O Sacred Banquet!

A little late for Corpus Christi last Thursday, I know. (How is it we don’t have Corpus Christi Sunday? Just like Ascension Thursday Sunday?)

O sacrum convivium (Francisco Guerrero, 1528 – 1599, of Seville). It is the Magnificat antiphon for the second vespers of the feast of Corpus Christi. The prayer is generally attributed to St Thomas Aquinas. It moved some to tears, as we see.

O sacrum convivium! in quo Christus sumitur: recolitur memoria passionis eius: mens impletur gratia et futurae gloriae nobis pignus datur. Alleluia.

O sacred banquet! In which Christ is received, the memory of his Passion is renewed, the mind is filled with grace, and a pledge of future glory to us is given. Alleluia.

Westminster Cathedral Choir sang Guerrero’s O sacrum convivium in St Peter’s on the day after Cardinal Nichols and 19 others received their red hats in 2014 . Beautiful singing, as usual.

About GC

Poor sinner.
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18 Responses to O Sacred Banquet!

  1. cheryllee84 says:

    Here in Scotland, we celebrated the Feast of Corpus Christi at Mass today (Sunday) and this video moved me! What a beautiful Magnificat antiphon!! Thank you so much for sharing this, God bless you! I was baptised and confirmed Catholic at this year’s Easter Vigil and this website is one of my favourites!!

  2. GC says:

    cheryllee, yes it’s a wonderful thing isn’t it. There are many other settings.

    I’ve never had a Corpus Christi Sunday, I think. It was last Thursday here in South-East Asia.

    Easter was only about two months ago, wasn’t it. So it’s not too late to give you a full-hearted welcome!

  3. victor2378 says:

    Wonderful hymn and beautifully performed! However, I feel a bit uneasy about the camera zooming in on that man. Holy Communion is something very intimate, and to film somebody who, after having received, is moved to tears (by whatever, be it the beautiful music or his past sins or his sorrows) has something deeply indiscreet and almost pornographic to it.
    Or maybe it is just me…

  4. kathleen says:

    Oh, this is so lovely – thank you GC! And it came just when I was wondering why nothing had been posted by any of us on CP&S for this very special feast day of Corpus Christi… that (ahem) should have been (and in some places, was) last Thursday.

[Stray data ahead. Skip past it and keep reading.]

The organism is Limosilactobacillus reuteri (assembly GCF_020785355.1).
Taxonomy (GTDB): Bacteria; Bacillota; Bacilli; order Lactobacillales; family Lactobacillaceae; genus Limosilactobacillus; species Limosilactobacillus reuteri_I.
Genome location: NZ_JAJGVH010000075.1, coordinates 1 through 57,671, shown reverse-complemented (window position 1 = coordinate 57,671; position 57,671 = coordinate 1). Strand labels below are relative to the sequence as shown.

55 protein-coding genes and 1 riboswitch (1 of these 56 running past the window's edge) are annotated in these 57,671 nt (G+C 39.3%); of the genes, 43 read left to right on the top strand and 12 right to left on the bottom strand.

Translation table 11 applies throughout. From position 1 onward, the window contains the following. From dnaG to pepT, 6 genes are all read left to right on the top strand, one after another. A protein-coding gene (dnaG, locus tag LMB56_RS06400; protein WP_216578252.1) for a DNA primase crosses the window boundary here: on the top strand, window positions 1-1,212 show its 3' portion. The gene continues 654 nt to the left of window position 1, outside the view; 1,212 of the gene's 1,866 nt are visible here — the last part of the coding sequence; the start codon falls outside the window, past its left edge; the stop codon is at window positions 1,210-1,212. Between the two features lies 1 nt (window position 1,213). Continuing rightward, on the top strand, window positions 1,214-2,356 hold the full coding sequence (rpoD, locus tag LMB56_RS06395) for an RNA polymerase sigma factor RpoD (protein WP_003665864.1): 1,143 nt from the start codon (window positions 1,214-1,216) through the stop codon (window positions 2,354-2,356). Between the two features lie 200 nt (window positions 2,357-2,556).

In fact, as Cheryllee has pointed out, most celebrated the great feast today, Sunday. Yet whilst here in Spain most cities also celebrated it today, with the usual beautiful processions drawing large crowds of devotees…, Toledo, Seville and Granada celebrated the feast, with their usual devotion and magnificence, last Thursday.
    It all becomes rather confusing (‘liturgically-speaking’ that is); as for instance, in my case, I happened to be in Granada on Thursday, and after Holy Mass I followed part of this very moving procession along the wide, adorned streets where the Blessed Sacrament was carried aloft among showers of rose petals thrown from the balconies, whilst hymn after hymn was sung in adoration.
    Then, today, back in my little coastal town south of Granada, it was Corpus Christi ‘again’… where the feast has been moved back to the second Sunday after Pentecost! Another procession, very pretty and reverent (but not of course as grand as that of the city) took place along the little streets of the town here too, and we had the same readings in the Mass that we had had last Thursday in Granada!

    But I do wish we could have our three ‘Thursdays’ back again everywhere. I cannot see the point of the change to move both Ascension Thursday, and Corpus Christi, to the following Sunday.

  5. Ona says:

    I thought the same victor – what a beautiful moment, but I had to stop the video when they showed the man in tears. That is a moment of deep intimacy, and very private. I love my chapel veil in part because it hides my face if adjusted properly, so I can have some privacy if I cry. I’m sure the videographer meant no harm.

  6. GC says:

    kathleen, yes, most beautiful, wasn’t it. This is what Bruno Turner said about it: